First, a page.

Machu Picchu Peru
7,000 feet above sea level and nestled on a small hilltop between the Andean Mountain Range, the majestic city soars above the Urabamba Valley below. The Incan built structure has been deemed the “Lost Cities”, unknown until its relatively recent discovery in 1911. Archaeologists estimate that approximately 1200 people could have lived in the area, though many theorize it was most likely a retreat for Incan rulers. Due to it’s isolation from the rest of Peru, living in the area full time would require traveling great distances just to reach the nearest village. Machu Picchu is vulnerable to threats from a variety of sources. While natural phenomena like earthquakes and weather systems can play havoc with access, the site also suffers from the pressures of too many tourists. Traveling from Cusco through the Urubamba Valley to Machu Picchu is a journey that emanates ancient history from start to finish. It’s here that active adventurers can step back in time and literally walk in the footsteps of the Inca.
Road to Machu Picchu
Poverty in Peru 2014
In 2004, about 48.5% of the Peruvian population was considered to be living in poverty. However, as of 2012, according to the World Bank, only 25.8% of the population is considered to be living in poverty now. A majority of the poverty accounts for the indigenous populations living in rural areas. These indigenous have little access to health care, quality education, and poor transportation infrastructure. Thus, due to their location in these rural areas, they are left behind economically. One particularly poor area is the Andean highlands where the Quechua and Aymara communities live. Women are also highly affected by poverty, especially in the rural areas. Because of the problem of the location in rural areas, many people have decided to migrate to urban areas to allow for more opportunities to escape a life of poverty. Migration is a large reason that the poverty rate has declined. Also, the economy was boosted after a 2006 trade agreement with the United States. Lastly, since the end of 2013, many experts have worried about the effect of climate change on the reduction in poverty. In 2012, the Amazon has recently ceased emitting oxygen and began to emit carbon dioxide. Many speculate that this climate change has been the cause of many droughts in the Amazon, which has affected poverty.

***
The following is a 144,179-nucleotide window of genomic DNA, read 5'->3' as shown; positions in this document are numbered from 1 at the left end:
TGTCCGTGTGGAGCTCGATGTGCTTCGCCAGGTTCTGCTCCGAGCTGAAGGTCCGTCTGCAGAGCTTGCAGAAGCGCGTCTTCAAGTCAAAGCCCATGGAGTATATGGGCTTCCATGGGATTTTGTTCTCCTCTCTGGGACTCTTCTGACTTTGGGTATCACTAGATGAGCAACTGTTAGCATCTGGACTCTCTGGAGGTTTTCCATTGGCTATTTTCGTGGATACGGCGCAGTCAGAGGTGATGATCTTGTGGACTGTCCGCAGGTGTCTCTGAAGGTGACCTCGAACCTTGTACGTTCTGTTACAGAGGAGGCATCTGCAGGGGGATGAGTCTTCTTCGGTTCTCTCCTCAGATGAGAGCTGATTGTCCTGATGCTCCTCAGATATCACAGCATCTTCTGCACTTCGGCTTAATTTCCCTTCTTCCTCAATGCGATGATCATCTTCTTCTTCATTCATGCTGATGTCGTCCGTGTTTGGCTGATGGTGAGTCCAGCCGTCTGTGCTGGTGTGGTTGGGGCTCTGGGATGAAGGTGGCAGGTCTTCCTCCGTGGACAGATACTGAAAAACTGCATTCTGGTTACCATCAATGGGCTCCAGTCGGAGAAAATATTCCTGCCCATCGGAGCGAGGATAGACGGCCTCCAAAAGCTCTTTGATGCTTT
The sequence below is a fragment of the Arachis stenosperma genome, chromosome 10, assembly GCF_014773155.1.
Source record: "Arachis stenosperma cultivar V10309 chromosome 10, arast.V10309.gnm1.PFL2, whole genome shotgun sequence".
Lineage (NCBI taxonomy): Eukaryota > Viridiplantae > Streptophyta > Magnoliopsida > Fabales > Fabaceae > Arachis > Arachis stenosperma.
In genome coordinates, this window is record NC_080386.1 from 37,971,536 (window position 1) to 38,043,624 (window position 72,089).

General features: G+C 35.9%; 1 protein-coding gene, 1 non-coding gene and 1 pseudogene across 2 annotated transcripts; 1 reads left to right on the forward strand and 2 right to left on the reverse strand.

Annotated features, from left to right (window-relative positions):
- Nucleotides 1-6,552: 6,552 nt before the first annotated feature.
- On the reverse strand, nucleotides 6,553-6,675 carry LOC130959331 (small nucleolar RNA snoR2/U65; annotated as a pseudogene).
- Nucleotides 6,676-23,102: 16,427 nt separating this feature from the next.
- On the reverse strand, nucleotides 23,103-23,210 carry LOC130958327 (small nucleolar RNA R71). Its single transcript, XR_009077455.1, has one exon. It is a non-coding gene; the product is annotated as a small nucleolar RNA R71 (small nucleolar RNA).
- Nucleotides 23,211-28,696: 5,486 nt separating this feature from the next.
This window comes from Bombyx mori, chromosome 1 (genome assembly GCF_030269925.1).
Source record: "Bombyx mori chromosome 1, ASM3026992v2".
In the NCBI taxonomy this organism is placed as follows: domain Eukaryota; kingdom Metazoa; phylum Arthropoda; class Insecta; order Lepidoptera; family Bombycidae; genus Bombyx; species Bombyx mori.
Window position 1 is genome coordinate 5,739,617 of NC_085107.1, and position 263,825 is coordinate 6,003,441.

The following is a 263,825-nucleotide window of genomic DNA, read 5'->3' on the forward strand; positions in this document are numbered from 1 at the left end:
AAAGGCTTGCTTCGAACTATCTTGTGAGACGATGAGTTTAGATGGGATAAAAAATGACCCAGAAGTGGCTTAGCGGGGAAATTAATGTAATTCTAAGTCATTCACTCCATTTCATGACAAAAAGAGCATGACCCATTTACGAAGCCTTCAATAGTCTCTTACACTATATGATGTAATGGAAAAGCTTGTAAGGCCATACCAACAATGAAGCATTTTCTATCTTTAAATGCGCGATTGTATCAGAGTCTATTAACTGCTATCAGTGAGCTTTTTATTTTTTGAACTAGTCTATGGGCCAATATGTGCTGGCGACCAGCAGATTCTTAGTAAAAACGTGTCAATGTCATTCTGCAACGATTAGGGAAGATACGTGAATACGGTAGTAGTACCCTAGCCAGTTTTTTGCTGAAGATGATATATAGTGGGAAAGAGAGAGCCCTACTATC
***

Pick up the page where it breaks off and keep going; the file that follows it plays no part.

Historical Population of Peru
The population of the Republic of Peru has consistently increased over the last half a century. However, the increase has slightly slowed down near the latter half of the 20th century and the beginning of the 21st century.
Projected Population of Peru
The population of the Republic of Peru is expected to follow the same sort of trends that the historical data shows. One reason of this is due to the high birth rates, which will remain between 20 and 11 births per 1000 people. Also, the death rates will remain between 5 and 9 deaths per 1000 people. Also, the migration rate will remain positive over the next 37 years.